Keefe said it is a good time to sell if a business owner is thinking of retiring. “There are lots of buyers right now and the interest rates are still low.”

Biden’s tax plan is in committee. The proposed $4 trillion of new federal spending over 10 years will be partially funded with higher taxes on individuals and businesses. Members of the House and Senate have put forth bills that include everything from increases in capital gains and corporate income taxes to new individual and business tax credits, according to the Tax Foundation.

Unique Pretzels and Yuengling Brewery leaders talk planning and the importance of relevancy

Leaders of two, Lehigh area sixth-generation businesses — Unique Pretzels and D. G. Yuengling & Son – shared thoughts on staying relevant and the importance of planning for the transition of leadership, during the Family Business Alliance’s 2020 Fall Forum.

The Family Business Alliance is a program of the Greater Reading Chamber Alliance.

Justin Spannuth, vice president and chief operating officer of Unique Pretzel Bakery, Inc., and Wendy Yuengling-Baker, chief administrative officer of D. G. Yuengling & Son, Inc., talked about company legacy, how their businesses have managed to remain relevant, the importance of meaningful collaborations, handling family dynamics and more during a discussion moderated by Paula K. Barrett, a partner with Reinsel Kuntz Lesher LLP who serves as advisory board chairperson and roundtable facilitator for the Family Business Alliance.

Pottsville-based Yuengling celebrated its 190th anniversary in 2019, while Unique, located in Muhlenberg Township, Berks County, will turn 100 in 2021.

Succession planning

Barrett began the discussion by pointing out that while 30% of family-owned businesses transition to a second generation, only 12% make it to a third generation and a mere 3% proceed to a fourth. She asked Spannuth, who joined Unique in manufacturing 20 years ago, and Yuengling-

Baker, who has been with her family’s company for 16 years after working elsewhere in market research and advertising, to account for the success of their family-owned businesses.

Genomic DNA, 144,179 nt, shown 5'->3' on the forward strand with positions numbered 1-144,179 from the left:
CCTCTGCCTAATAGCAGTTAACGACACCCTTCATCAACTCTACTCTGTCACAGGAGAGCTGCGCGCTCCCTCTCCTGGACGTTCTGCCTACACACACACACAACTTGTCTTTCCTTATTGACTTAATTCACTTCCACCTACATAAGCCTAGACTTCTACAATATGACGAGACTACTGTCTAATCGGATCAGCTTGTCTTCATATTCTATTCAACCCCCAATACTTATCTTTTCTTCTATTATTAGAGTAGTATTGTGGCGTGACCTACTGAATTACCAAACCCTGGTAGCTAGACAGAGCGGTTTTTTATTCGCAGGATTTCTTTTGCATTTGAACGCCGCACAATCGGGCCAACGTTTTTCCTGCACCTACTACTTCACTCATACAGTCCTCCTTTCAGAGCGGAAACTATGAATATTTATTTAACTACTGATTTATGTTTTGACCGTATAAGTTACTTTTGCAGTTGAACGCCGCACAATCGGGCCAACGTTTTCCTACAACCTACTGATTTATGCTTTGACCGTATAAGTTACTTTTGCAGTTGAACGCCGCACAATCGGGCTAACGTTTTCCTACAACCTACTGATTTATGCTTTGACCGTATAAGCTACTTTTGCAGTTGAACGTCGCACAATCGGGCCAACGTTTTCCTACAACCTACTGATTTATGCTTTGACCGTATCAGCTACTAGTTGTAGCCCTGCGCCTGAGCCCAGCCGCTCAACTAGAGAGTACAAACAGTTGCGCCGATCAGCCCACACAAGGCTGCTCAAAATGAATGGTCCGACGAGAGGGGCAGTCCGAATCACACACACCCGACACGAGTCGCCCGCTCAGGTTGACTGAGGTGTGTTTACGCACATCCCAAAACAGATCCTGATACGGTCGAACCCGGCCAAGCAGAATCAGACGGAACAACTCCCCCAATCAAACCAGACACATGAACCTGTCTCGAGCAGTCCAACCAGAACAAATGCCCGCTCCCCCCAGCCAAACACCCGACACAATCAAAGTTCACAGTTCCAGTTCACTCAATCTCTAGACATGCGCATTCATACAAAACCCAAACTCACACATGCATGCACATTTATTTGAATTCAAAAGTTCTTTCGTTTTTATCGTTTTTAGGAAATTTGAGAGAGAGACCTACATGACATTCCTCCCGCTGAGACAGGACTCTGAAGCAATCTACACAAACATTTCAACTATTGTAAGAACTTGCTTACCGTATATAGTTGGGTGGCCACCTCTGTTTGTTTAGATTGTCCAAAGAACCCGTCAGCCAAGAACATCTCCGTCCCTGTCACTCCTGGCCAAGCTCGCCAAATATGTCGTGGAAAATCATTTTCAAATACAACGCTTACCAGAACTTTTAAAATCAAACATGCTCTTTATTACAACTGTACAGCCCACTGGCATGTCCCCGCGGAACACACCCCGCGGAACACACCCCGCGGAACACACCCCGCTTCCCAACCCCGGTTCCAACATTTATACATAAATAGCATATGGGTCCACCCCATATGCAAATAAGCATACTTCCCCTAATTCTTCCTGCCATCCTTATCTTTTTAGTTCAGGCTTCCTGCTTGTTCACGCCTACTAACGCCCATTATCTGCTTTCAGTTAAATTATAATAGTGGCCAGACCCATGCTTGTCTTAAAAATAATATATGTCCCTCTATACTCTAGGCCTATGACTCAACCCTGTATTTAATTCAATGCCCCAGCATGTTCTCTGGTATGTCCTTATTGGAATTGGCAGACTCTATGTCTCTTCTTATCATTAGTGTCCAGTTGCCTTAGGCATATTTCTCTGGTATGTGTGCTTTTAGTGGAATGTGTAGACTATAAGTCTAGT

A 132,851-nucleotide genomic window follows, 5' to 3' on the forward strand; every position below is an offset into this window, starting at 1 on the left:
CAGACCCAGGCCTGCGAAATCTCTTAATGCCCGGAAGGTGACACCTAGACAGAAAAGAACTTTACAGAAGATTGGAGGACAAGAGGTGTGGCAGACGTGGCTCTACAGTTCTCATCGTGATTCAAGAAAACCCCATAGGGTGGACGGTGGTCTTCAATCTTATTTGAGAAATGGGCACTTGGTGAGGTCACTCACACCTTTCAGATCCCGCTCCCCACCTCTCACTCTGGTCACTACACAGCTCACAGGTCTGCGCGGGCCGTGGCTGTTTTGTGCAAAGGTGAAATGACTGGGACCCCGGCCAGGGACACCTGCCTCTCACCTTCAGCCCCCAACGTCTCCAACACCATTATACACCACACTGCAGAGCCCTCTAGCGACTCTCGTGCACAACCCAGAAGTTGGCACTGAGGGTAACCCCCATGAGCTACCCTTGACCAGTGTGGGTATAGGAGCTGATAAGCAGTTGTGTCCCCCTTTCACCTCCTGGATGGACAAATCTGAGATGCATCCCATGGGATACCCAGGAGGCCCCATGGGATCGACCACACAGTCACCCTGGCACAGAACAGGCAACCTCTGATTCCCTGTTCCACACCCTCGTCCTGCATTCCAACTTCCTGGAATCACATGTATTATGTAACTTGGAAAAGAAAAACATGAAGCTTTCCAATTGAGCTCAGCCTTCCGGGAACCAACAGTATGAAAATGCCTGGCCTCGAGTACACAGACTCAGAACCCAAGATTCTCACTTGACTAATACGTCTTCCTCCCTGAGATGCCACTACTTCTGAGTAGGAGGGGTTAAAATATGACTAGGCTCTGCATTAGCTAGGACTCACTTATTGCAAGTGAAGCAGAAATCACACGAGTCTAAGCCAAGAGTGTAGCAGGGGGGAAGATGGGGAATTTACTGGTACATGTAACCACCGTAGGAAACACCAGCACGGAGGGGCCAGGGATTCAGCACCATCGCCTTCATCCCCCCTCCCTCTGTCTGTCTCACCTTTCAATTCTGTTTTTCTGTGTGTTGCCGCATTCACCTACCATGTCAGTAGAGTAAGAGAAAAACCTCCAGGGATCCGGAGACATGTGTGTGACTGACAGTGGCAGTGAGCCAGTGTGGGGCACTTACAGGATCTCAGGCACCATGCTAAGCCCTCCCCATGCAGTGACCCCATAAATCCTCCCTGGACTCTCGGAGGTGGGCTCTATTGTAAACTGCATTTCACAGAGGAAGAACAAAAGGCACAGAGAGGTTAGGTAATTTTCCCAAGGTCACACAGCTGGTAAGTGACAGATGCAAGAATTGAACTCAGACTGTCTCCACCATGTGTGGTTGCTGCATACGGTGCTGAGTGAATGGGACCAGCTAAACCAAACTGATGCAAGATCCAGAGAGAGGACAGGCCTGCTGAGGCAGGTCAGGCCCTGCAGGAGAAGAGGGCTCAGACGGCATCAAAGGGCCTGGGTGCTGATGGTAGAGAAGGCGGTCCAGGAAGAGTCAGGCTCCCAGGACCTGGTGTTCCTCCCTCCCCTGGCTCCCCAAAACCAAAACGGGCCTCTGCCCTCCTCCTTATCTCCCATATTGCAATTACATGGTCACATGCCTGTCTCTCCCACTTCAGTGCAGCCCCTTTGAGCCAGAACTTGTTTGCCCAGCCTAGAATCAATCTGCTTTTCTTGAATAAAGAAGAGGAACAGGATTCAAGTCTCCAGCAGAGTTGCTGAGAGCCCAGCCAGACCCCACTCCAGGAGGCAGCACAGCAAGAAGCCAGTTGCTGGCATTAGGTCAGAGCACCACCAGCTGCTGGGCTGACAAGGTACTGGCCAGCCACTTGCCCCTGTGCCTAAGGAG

Both said success is based on determination, the ability to be versatile, willingness to invest back into the company to move it forward, and a logical succession plan.

Understanding a company’s succession, said Spannuth, is as important as achieving business success.

“I think the reason a lot of family businesses don’t progress is because they work really hard for success, but they don’t think about succession,” he said. “If you plan on keeping your business a family business, work as hard on succession as you do on success.”

Remaining relevant

When asked how their companies have remained relevant throughout their long histories, Yuengling-Baker and Spannuth said keeping focused on core brands while remaining adaptable to change is key.

“We know we have a strong core brand portfolio, and we work to not get distracted from that,” Yuengling-Baker said. However, she added, Yuengling makes a point of being receptive to customers’ preferences and tastes, paying close attention to their input.

“I think the key for any company is to lean into your brands, but always be open to what your customers are looking for,” Yuengling-Baker said.

While Unique plans to rebrand itself and expand its product line next year, its focus will remain on its core product – its signature Splits pretzel. The company plans to continue adding healthier snack items to its offerings, although it has not yet decided what those will include.

Navigating challenging times

While Yuengling Brewery and Unique Pretzel Bakery are undeniably successful companies, they both have weathered hard times. At 190 years, Yuengling has survived the Civil War, World War I, Prohibition, the Great Depression, World War II and other significant events. Yuengling-